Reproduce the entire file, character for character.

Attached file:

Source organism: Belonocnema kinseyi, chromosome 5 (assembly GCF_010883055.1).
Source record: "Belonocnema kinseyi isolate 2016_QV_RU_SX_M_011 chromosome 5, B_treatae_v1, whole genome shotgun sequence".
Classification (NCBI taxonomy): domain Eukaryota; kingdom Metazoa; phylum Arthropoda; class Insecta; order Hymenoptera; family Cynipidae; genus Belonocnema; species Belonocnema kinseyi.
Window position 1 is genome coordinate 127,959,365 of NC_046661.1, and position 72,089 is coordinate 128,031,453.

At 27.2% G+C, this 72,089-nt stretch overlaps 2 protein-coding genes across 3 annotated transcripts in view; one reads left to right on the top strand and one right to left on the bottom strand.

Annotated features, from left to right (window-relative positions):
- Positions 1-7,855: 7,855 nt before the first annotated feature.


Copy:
Source organism: Belonocnema kinseyi, chromosome 5 (assembly GCF_010883055.1).
Source record: "Belonocnema kinseyi isolate 2016_QV_RU_SX_M_011 chromosome 5, B_treatae_v1, whole genome shotgun sequence".
Classification (NCBI taxonomy): domain Eukaryota; kingdom Metazoa; phylum Arthropoda; class Insecta; order Hymenoptera; family Cynipidae; genus Belonocnema; species Belonocnema kinseyi.
Window position 1 is genome coordinate 127,959,365 of NC_046661.1, and position 72,089 is coordinate 128,031,453.

At 27.2% G+C, this 72,089-nt stretch overlaps 2 protein-coding genes across 3 annotated transcripts in view; one reads left to right on the top strand and one right to left on the bottom strand.

Annotated features, from left to right (window-relative positions):
- Positions 1-7,855: 7,855 nt before the first annotated feature.